(Date:11/29/2016)... VILNIUS, Lithuania , Nov. 29, 2016 ... high-precision biometric identification and object recognition technologies, ... kit (SDK) for fingerprint recognition solutions that ... extract a fingerprint template using less than ... used in compact devices that have limited ...
(Date:11/24/2016)... Cercacor today introduced Ember TM Sport ... non-invasively measure hemoglobin, Oxygen Content, Oxygen Saturation, Perfusion ... in approximately 30 seconds. Smaller than a smartphone, using ... to key data about their bodies to help monitor ... Hemoglobin carries oxygen to muscles. When hemoglobin ...
Breaking Biology News(10 mins):
(Date:12/8/2016)... Dec. 8, 2016  Biotheranostics today announced that ... of the Breast Cancer Index (BCI) in identifying ... are most at-risk for disease recurrence and might ... from three studies advancing the understanding of the ... tumor biology and inform decisions related to patient ...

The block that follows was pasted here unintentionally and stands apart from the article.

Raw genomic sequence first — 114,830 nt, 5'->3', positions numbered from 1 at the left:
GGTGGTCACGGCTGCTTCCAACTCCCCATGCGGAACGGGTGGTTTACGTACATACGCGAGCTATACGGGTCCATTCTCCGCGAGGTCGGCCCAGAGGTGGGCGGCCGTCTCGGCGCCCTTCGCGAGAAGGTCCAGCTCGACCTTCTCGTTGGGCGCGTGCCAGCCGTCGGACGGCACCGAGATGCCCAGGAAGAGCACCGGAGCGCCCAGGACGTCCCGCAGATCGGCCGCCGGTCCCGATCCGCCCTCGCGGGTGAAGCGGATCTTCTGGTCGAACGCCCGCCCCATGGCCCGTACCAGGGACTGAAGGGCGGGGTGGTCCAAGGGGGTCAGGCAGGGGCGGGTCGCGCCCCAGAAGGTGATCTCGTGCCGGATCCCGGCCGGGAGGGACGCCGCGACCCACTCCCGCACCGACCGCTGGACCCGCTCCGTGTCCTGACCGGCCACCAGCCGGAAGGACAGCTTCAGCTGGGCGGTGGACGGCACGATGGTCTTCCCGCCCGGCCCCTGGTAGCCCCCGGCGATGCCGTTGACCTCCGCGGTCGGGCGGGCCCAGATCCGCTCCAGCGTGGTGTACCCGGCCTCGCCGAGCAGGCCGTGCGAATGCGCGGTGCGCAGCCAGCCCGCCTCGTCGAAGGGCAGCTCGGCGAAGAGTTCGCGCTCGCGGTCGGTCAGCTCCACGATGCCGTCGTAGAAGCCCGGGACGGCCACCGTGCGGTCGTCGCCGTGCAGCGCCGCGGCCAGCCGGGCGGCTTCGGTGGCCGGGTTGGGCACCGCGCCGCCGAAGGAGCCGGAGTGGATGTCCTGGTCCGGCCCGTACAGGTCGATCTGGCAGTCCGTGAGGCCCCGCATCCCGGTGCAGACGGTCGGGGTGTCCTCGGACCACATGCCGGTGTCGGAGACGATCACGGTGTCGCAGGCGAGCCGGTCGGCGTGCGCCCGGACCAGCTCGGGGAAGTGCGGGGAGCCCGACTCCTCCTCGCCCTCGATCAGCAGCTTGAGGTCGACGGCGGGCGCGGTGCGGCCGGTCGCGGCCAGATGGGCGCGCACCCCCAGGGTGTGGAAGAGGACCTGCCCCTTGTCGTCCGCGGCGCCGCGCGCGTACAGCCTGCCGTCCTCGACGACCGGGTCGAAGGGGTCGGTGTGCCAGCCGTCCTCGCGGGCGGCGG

(Date:12/8/2016)... ... December 08, 2016 , ... Opal Kelly, a leading ... interconnect using USB or PCI Express, announced the FOMD-ACV-A4, the company's first FPGA-on-Module ... small, thin, SODIMM-style module that fits a standard 204-pin SODIMM socket for low-cost ...
(Date:12/8/2016)... (PRWEB) , ... December 08, 2016 , ... ... data bioInformatics portal. In response to client demand KbioBox developed a sophisticated “3 ... biodesign program. Both are accessible from KBioBox’s new website, https://www.kbiobox.com/ ...
(Date:12/8/2016)... N.J. , Dec. 8, 2016  Soligenix, ... late-stage biopharmaceutical company focused on developing and commercializing ... an unmet medical need, announced today the long-term ... with SGX942 (dusquetide), a first-in-class Innate Defense Regulator ... in head and neck cancer patients undergoing chemoradiation ...
Breaking Biology Technology: